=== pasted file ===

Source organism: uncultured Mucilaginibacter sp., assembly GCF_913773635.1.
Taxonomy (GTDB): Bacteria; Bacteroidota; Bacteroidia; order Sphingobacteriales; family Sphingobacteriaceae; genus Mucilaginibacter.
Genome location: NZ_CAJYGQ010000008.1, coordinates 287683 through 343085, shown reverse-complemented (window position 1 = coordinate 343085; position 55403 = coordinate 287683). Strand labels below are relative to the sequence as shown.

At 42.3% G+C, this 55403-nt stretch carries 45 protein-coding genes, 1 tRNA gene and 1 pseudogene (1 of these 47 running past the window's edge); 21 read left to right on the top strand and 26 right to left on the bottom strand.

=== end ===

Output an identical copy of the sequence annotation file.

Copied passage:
Source organism: uncultured Mucilaginibacter sp., assembly GCF_913773635.1.
Taxonomy (GTDB): Bacteria; Bacteroidota; Bacteroidia; order Sphingobacteriales; family Sphingobacteriaceae; genus Mucilaginibacter.
Genome location: NZ_CAJYGQ010000008.1, coordinates 287683 through 343085, shown reverse-complemented (window position 1 = coordinate 343085; position 55403 = coordinate 287683). Strand labels below are relative to the sequence as shown.

At 42.3% G+C, this 55403-nt stretch carries 45 protein-coding genes, 1 tRNA gene and 1 pseudogene (1 of these 47 running past the window's edge); 21 read left to right on the top strand and 26 right to left on the bottom strand.